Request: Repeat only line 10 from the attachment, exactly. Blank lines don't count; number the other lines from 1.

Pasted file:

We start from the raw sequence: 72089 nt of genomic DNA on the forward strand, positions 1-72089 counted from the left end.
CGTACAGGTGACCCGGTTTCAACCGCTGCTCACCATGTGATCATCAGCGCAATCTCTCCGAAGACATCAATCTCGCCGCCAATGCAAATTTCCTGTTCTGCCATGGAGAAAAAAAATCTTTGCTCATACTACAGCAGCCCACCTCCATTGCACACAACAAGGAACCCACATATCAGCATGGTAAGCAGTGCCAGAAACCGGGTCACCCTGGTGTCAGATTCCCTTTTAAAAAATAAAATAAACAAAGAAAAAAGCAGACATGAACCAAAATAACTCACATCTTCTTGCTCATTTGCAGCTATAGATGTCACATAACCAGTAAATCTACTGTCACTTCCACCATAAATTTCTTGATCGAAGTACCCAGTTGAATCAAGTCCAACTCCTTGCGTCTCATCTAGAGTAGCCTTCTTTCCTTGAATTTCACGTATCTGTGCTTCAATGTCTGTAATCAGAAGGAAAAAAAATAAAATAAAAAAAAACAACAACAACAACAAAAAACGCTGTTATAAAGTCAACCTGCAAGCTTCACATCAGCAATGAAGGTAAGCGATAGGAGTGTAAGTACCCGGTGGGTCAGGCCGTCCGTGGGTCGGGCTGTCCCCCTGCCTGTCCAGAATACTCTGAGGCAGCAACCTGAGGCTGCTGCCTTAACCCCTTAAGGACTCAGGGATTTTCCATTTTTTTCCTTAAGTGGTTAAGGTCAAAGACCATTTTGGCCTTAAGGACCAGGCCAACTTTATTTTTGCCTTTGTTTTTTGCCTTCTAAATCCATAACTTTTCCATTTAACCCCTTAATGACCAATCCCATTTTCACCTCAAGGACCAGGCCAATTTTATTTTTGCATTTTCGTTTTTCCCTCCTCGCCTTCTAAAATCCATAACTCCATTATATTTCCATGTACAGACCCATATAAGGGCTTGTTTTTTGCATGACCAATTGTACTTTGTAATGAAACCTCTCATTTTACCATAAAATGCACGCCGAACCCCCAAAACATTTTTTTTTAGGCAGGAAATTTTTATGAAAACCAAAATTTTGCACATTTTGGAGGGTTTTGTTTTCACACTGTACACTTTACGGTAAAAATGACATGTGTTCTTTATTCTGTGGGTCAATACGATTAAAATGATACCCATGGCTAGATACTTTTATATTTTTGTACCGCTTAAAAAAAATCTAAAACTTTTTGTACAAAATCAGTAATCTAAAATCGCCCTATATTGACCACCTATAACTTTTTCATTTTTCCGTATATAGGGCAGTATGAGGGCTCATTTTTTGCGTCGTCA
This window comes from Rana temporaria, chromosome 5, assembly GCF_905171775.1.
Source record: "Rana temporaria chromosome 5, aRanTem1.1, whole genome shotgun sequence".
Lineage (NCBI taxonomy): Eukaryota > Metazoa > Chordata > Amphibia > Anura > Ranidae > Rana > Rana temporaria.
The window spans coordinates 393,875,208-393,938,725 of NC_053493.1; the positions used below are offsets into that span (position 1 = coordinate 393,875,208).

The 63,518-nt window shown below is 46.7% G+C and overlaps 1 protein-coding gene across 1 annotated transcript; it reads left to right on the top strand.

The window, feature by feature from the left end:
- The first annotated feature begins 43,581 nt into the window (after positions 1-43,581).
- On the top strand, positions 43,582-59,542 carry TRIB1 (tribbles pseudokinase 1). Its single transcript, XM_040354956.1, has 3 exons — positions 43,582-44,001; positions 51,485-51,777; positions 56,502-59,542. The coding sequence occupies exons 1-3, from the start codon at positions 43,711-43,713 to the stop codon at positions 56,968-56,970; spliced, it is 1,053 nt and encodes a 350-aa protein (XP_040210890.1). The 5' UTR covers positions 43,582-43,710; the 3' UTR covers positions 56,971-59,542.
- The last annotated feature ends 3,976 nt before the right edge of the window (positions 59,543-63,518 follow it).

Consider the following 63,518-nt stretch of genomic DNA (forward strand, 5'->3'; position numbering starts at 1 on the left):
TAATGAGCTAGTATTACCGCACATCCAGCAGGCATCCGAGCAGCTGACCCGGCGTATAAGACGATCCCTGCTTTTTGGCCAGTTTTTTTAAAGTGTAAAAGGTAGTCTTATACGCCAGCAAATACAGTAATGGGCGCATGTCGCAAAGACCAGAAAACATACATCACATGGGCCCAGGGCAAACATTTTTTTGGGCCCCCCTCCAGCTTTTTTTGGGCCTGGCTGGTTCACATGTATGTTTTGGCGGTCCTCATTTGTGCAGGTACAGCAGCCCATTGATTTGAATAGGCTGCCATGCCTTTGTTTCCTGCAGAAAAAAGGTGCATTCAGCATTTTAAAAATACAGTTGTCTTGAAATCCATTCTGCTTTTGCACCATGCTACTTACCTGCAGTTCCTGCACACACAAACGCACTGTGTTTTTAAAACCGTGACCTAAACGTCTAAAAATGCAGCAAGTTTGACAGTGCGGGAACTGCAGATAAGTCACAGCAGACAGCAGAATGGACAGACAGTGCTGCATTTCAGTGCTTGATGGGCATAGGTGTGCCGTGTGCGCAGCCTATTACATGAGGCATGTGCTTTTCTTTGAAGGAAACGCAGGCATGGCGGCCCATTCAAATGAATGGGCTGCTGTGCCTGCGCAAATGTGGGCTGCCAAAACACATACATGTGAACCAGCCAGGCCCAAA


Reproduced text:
- On the top strand, positions 43,582-59,542 carry TRIB1 (tribbles pseudokinase 1). Its single transcript, XM_040354956.1, has 3 exons — positions 43,582-44,001; positions 51,485-51,777; positions 56,502-59,542. The coding sequence occupies exons 1-3, from the start codon at positions 43,711-43,713 to the stop codon at positions 56,968-56,970; spliced, it is 1,053 nt and encodes a 350-aa protein (XP_040210890.1). The 5' UTR covers positions 43,582-43,710; the 3' UTR covers positions 56,971-59,542.